RAM Hogs: Low Hanging Fruit The fastest and easiest way to clear up memory that’s being used is to make sure there are no system processes consuming all the system resources. This is an easy problem to develop over time, especially if you’re in the habit of installing a lot of software. There’s also a very easy solution. Restart Windows Explorer to Clear Memory 1. Press Ctrl + Alt + Del keys at the same time and select Task Manager from the listed options. 2.Find Explorer and click Restart.
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- So, if you should clean this up. Do a registry scan if you got more than 20 errors you should clean it. Clear your Windows cache files, this your temporary file. It can grow up to a large volume and stop your computer from using RAM properly. In a sense slow it down by preventing it from using free space.
- You can tap the three-dot button on the top right and tap “ Sort by max. Use “, to see the apps taking up the most amount of RAM. To see more details on an app’s RAM usage, just tap the app’s name. To kill an app you think might be using too much RAM, hit the three-dot button and hit “ Force stop “.
- There is no practical sense in cache cleaning because Windows will use this memory easily when needed. But you may use RamMap tool ind its Empty functions.
More Linux resources
Swap memory is usually a 'set it and forget it' type of affair. Most enterprise environments have swap built into the systems, and these memory caches are not manipulated unless there is an apparent lack of memory available or if a server crashes due to the OOM killer (out of memory) error. However, there is a niche situation that can cause an administrator to need to clear the system swap manually. If that is the situation that you find yourself in, you’ve come to the right place. This article is a discussion about this situation and the solution required.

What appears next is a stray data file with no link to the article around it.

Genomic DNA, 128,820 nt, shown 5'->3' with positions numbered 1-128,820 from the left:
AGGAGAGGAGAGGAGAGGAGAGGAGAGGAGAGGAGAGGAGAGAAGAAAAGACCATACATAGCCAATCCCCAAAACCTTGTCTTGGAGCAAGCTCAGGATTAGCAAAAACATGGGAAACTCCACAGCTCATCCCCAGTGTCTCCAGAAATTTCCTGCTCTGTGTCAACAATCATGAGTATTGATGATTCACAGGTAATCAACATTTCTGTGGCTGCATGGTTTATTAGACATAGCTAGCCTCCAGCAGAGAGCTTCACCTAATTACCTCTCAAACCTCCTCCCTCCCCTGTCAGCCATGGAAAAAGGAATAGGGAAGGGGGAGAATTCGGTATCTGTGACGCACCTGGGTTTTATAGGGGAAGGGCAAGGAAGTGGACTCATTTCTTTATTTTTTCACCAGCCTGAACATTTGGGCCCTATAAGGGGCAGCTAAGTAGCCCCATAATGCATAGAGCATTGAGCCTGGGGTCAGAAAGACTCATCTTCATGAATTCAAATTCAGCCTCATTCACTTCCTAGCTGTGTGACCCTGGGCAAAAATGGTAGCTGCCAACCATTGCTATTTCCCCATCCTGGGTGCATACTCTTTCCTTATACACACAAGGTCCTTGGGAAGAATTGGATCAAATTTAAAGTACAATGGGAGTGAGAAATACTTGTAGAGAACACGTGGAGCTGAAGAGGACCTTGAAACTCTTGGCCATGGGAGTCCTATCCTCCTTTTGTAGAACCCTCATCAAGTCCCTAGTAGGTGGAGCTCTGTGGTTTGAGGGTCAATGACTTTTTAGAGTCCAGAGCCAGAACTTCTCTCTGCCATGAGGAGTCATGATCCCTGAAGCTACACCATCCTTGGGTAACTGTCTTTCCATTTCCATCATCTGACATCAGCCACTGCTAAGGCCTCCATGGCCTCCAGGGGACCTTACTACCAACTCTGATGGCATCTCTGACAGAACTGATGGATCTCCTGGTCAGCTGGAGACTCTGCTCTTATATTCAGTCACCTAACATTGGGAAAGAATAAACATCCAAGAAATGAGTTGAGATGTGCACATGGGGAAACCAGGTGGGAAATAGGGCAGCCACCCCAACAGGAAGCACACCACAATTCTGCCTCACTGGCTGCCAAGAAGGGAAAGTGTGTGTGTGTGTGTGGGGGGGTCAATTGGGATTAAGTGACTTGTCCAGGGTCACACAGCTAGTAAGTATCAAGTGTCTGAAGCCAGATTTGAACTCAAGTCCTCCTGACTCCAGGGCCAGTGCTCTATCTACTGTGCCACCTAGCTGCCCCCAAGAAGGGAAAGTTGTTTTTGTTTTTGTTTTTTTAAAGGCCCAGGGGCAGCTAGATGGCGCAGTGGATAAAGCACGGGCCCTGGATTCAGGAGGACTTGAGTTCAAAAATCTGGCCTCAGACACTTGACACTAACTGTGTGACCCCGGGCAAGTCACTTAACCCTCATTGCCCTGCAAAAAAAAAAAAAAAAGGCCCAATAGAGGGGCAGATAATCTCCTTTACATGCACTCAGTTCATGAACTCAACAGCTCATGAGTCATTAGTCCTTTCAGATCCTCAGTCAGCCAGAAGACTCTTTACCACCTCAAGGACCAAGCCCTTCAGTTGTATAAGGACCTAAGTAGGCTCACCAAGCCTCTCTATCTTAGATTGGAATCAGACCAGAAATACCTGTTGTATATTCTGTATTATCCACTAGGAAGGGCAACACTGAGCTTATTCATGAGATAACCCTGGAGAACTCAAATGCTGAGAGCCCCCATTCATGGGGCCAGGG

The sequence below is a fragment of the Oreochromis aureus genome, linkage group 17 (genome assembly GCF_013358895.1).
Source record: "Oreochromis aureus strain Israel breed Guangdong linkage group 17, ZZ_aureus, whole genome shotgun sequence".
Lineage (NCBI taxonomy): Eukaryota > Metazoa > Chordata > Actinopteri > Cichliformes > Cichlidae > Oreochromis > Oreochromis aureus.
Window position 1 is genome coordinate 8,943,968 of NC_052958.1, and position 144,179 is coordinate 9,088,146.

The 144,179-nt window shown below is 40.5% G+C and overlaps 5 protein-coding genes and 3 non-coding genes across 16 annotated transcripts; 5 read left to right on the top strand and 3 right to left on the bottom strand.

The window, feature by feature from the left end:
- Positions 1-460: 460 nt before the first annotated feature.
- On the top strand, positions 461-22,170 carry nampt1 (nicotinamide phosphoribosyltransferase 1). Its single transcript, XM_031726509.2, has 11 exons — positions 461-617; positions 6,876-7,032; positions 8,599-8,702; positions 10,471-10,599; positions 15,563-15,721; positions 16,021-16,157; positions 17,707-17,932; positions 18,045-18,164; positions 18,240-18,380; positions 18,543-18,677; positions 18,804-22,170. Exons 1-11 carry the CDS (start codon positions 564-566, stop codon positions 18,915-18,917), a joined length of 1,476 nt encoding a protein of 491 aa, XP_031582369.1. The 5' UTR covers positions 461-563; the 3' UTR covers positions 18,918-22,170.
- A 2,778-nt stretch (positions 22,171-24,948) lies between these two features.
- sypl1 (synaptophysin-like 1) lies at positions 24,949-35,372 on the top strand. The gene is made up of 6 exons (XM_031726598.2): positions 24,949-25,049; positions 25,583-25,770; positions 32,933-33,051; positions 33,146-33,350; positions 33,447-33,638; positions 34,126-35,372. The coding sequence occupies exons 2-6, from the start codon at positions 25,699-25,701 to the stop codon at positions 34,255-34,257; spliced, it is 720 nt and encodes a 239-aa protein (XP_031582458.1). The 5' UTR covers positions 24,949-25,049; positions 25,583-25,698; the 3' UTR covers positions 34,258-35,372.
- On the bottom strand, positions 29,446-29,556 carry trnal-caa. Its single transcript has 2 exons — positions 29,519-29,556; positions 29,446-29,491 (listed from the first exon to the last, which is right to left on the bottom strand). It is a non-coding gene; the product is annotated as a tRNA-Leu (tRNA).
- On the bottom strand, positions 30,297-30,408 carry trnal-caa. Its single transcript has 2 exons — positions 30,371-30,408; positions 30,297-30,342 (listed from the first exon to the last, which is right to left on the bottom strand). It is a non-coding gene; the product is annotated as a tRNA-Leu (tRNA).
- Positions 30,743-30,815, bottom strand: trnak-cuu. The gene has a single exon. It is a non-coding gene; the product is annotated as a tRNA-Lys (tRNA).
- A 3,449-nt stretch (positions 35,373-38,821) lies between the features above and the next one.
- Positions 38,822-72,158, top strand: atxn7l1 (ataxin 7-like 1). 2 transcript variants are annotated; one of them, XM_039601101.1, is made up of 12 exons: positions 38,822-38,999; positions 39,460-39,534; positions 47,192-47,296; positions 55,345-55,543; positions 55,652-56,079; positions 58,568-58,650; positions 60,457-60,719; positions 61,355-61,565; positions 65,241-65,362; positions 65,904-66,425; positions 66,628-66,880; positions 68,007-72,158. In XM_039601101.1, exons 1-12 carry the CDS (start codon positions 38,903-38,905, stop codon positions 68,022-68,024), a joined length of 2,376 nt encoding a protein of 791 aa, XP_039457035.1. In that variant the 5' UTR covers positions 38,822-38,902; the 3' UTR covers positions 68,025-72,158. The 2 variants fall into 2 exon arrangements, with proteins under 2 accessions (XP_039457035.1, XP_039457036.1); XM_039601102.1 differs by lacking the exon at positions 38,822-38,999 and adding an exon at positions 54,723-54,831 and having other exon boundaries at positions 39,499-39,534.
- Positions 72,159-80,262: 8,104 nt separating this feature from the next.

Occasionally, a system uses a high percentage of swap memory even when there is RAM available for use. The culprit here is the ‘swappiness’ of the system. Yep, you read that right...swappiness. So now that you know the lingo, you're ready to explore what it means. Swappiness refers to the kernel parameter responsible for how much and how often that the system moves data from RAM to swap memory.
The default value for
swappiness is 60; however, you can manually set it anywhere between 0-100. Small values cause little swapping to occur, whereas high values can cause very aggressive swapping. A value of zero causes no swapping at all to occur, so if you want to minimize swapping to its lowest possible value without turning it off, you should set it to at least one.
[ Free download: Advanced Linux commands cheat sheet. ]
If you wanted to change up the swappiness of your system, the procedure is very straight-forward. You can check your current swappiness setting by running the following command:
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It should look something like this: